The Beginning

Ok. Not the Beginning, but my first step on a journey to rediscover the context of the Gospel. This project has been on my heart and in my mind for too long. And thanks to Kyle, I can no longer say I’ll start tomorrow.

For the record, I can’t claim this is a calling. (My typical inclination is skepticism when I hear others claim being called to do this or that.) But maybe, however, through this prompting to explore the context of the Gospel I’ll actually sit still long enough with open ears to hear Him call me.

I invite you to join me. Click this link and subscribe to get future blog posts by email. It’s not that I believe my words are special, but you’d be doing me a favor by holding me accountable. Accountable to persevere.

So what is This

I’ve procrastinated for too long. And now it’s time to take the first step. This is an exploration of the social norms, cultural nuances, standards, practices, and anything else first century Jews and Greeks would have inherently understood — and that we have long since forgotten. The five books that make up the Gospel were written for specific audiences. Thus, the writers of each book used references that we miss because our social norms have changed.

With this first post, I’m setting out to dig deeper into context that we miss when doing our daily devotionals; to reclaim (at least for myself) meaningful references to other scripture or cultural commentary; and to be better at listening to Him through His Word.

The Why

Because I became fascinated by facts presented in a couple of my college courses on the history of Christianity. Some examples; Jonah and the whale is more accurately titled as Jonah and the big fish; there is no Hebrew or Aramaic word for virgin; the crosses used in crucifixions were actual capital ‘T’s — not a lower case ‘t’. And, while not part of the college courses, a sermon about the lack of passiveness in the commands to turn the other cheek, give your shirt to the one who asks for your coat, and to walk the extra mile kindled the fire to pursue what has generally become lost context.

And then, after already contemplating this project for some time, I read Psalm 22 as part of required reading in a discipleship group (a group that I had used as an excuse to procrastinate!). On the cross, Jesus says “Father. Father. Why have you forsaken me?” Until recently, I’d only heard people use this as an example of Christ exhibiting a moment of weakness. But it’s not. In fact, Jesus is quoting Psalm 22 — a song of King David that goes on to praise The Lord! (With the crucifixion in mind, read that psalm. The psalm is prophetic.)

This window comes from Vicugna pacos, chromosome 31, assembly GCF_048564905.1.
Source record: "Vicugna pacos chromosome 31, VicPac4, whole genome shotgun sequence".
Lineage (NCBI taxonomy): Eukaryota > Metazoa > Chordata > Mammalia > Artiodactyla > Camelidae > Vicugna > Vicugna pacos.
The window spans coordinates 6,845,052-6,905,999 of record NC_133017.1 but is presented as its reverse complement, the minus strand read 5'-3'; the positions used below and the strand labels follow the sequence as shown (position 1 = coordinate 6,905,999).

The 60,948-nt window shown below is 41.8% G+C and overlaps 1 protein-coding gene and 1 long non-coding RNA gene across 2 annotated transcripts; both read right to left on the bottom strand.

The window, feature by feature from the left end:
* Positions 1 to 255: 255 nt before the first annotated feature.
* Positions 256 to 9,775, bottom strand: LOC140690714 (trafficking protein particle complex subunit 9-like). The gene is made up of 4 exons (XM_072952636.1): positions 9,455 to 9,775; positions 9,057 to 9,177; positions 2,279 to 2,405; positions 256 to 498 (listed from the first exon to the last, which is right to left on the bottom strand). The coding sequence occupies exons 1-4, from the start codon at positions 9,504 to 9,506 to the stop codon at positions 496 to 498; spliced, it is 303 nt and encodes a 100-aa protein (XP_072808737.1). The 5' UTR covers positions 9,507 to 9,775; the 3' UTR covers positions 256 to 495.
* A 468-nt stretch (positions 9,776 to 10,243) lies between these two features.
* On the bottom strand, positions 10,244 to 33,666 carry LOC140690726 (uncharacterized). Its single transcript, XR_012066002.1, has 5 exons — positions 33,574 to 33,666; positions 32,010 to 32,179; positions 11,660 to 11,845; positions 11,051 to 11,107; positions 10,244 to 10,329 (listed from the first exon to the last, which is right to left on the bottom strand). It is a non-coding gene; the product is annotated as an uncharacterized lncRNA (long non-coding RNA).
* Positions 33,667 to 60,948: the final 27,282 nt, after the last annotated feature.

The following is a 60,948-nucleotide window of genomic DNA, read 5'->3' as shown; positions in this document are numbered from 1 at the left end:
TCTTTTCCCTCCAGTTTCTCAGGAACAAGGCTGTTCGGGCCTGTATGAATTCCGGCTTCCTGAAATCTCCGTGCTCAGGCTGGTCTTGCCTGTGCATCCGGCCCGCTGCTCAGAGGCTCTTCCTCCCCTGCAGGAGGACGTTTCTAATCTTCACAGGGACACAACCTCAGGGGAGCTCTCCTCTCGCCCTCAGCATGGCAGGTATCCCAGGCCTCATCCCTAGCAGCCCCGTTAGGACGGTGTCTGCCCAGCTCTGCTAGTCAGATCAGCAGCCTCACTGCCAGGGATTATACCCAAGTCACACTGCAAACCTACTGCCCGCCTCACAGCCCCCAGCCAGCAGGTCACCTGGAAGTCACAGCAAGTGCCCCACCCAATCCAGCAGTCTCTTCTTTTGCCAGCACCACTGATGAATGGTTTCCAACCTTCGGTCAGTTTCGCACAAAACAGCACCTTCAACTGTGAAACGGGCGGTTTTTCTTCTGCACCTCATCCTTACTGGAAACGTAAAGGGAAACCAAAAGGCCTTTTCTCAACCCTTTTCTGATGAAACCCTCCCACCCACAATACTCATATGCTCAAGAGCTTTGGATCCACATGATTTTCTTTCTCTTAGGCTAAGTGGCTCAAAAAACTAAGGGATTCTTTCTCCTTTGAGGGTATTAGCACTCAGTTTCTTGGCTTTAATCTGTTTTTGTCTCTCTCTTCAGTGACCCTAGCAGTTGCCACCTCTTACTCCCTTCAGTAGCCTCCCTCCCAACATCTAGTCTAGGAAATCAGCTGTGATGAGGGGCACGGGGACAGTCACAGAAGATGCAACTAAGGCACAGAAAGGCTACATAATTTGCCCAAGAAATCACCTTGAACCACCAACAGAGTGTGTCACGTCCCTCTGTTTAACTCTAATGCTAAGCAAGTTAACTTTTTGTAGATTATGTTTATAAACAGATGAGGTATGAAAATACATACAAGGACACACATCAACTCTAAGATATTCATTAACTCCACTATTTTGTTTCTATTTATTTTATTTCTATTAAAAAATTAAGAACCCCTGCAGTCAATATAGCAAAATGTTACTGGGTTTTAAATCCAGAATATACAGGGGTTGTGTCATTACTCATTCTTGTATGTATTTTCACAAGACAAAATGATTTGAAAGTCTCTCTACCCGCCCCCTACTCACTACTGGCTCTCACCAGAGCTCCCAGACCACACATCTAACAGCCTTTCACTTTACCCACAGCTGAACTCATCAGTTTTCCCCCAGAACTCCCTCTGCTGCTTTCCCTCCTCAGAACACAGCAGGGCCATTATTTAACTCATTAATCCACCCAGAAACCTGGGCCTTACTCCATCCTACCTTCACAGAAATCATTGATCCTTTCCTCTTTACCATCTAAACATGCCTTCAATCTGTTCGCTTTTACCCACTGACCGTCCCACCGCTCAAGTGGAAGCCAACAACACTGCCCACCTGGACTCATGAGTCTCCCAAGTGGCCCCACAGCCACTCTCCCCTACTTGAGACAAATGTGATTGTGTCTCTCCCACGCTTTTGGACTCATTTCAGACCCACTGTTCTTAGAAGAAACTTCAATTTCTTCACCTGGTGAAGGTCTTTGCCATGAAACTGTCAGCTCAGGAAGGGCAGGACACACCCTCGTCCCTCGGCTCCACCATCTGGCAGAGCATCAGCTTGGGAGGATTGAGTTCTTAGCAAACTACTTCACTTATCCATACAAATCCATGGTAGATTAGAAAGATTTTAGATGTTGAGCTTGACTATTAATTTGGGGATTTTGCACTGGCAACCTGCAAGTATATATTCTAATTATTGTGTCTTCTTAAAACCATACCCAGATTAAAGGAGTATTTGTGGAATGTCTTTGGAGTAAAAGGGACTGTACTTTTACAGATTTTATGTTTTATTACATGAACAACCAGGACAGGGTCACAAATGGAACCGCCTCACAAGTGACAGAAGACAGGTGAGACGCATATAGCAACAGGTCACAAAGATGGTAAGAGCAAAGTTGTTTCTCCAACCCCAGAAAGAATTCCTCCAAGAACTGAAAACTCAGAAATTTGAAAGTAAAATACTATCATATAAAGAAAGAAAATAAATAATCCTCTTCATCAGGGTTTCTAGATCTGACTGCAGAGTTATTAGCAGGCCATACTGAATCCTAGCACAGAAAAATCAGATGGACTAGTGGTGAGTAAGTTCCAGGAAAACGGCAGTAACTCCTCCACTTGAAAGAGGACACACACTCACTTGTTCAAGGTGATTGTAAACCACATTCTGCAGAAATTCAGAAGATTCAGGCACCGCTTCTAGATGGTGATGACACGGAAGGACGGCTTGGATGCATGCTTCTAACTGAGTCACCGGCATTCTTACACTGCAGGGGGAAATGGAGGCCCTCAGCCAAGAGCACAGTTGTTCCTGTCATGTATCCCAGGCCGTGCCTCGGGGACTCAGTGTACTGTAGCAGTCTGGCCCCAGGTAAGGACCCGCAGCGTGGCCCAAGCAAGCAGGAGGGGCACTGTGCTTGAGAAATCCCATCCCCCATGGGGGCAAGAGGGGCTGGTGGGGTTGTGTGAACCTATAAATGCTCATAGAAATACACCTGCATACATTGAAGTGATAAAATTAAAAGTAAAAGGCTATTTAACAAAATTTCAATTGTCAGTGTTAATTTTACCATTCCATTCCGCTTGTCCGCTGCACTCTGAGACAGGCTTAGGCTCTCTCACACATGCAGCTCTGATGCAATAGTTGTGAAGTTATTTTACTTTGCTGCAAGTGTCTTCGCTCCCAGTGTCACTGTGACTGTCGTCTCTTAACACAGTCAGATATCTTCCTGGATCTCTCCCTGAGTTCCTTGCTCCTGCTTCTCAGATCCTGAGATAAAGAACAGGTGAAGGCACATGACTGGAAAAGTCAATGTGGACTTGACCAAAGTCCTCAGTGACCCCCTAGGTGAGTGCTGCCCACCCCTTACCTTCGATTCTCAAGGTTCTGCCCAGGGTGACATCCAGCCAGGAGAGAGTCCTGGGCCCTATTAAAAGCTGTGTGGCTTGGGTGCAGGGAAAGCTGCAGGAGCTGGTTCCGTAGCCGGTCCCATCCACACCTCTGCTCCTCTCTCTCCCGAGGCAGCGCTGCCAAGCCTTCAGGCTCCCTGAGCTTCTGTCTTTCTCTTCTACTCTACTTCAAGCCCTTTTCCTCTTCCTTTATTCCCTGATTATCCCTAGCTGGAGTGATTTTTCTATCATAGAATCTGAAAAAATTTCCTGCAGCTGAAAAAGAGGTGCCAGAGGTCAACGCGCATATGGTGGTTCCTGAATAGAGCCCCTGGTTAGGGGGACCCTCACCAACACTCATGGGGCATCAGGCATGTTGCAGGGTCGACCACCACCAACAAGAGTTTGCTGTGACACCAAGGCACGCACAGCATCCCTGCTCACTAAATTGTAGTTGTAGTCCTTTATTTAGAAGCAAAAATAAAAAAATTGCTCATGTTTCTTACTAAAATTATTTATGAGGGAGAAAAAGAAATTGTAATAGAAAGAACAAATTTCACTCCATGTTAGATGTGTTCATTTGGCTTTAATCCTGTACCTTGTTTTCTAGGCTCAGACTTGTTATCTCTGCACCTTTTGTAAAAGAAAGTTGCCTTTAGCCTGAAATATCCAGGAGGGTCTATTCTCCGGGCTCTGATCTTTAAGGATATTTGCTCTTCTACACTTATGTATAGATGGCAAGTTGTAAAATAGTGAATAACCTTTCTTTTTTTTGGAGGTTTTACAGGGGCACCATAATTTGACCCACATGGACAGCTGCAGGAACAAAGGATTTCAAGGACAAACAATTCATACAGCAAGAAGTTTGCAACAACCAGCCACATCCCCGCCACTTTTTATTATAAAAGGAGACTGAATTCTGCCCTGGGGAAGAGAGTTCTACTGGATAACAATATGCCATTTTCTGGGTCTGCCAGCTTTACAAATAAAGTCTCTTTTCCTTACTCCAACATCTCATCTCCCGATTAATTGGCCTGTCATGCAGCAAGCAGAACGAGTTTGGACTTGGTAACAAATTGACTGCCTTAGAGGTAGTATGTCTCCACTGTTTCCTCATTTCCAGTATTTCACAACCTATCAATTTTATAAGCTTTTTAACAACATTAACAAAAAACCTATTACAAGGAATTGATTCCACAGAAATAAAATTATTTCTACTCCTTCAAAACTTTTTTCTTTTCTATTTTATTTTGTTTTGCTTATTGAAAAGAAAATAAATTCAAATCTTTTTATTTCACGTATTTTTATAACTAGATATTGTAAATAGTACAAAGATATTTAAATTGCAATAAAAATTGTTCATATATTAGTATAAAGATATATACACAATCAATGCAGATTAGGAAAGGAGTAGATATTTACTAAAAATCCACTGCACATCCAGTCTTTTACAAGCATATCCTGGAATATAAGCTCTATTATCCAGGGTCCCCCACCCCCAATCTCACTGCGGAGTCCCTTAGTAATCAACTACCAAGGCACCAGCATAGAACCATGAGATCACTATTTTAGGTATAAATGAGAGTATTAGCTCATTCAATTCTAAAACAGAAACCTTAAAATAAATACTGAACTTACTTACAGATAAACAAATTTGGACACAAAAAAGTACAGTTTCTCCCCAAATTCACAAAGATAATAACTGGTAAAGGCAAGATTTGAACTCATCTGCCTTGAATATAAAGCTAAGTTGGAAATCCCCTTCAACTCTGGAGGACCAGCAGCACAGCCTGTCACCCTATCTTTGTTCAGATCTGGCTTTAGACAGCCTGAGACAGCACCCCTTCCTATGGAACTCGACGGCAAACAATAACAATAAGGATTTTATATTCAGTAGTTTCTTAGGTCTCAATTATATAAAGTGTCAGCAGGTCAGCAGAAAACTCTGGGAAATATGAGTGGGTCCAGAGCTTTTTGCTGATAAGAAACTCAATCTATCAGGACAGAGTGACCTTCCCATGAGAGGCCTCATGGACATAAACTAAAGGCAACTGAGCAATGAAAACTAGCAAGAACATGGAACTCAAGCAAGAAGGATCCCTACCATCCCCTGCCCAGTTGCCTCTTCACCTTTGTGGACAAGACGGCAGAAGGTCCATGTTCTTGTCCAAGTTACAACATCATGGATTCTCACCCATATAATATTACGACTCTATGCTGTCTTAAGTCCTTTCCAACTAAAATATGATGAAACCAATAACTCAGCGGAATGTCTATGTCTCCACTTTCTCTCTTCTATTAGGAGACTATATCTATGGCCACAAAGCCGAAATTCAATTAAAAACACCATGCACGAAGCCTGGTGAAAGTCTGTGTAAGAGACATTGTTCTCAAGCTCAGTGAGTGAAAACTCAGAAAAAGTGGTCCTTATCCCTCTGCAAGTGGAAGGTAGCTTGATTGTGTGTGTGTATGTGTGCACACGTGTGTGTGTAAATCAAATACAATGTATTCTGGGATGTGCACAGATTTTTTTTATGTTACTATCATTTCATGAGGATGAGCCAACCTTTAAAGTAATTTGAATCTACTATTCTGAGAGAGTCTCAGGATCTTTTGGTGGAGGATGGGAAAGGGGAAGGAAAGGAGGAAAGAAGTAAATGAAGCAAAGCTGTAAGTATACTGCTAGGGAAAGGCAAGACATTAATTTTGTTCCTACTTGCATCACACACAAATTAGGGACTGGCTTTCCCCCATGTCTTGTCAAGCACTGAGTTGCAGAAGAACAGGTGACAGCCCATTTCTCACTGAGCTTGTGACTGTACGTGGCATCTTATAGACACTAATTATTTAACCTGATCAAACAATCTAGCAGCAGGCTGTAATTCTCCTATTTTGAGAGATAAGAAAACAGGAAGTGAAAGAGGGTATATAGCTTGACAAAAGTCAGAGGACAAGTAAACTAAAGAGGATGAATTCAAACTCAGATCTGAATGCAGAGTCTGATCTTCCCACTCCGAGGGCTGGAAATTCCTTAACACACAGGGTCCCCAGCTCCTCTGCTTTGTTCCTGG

Continuing to push this off until tomorrow is not something I’m willing to do.

What to expect

This is not an academic pursuit. By that, I mean I’ll do my best to avoid jargon. And I’m definitely not doing footnotes. (If I can’t fit it into the context of the paragraph, was it really that important?)

And, probably, sporadic posts. (That’s another reason you should subscribe by email!) My initial preference is to have done fairly thorough research on whatever topic is at hand prior to publishing a new post. Although, I can’t promise that there won’t be shorter posts interspersed in between.

Generally, the plan is to research the author (starting with Matthew ) — who they were, their connection, and the intended audience of their account. Then to move through each book as is natural. In some cases, this may be a whole chapter, or it may be a single verse. Ultimately it depends on where the Spirit leads.

What this blog is not

An endeavor for an academic paper. I speak neither Greek nor Aramaic. Thus, I’ll rely on and trust the accuracy of those that have studied this topic in a far more rigorous and demanding academic setting.

Likewise, I pray that this is the only time I write on this blog the word exegesis. (Though, I do love to use the word ‘thus’. Please expect a lot of those.)

I’m also not setting out to prove the authenticity of the Bible. I believe that it is the word of God. In the entrepreneurial world, this is my leap of faith.

My goal is to merely (merely?) improve my own understanding of the Gospel. At the outset, I admit it’s a selfish endeavor. And I invite you to join me.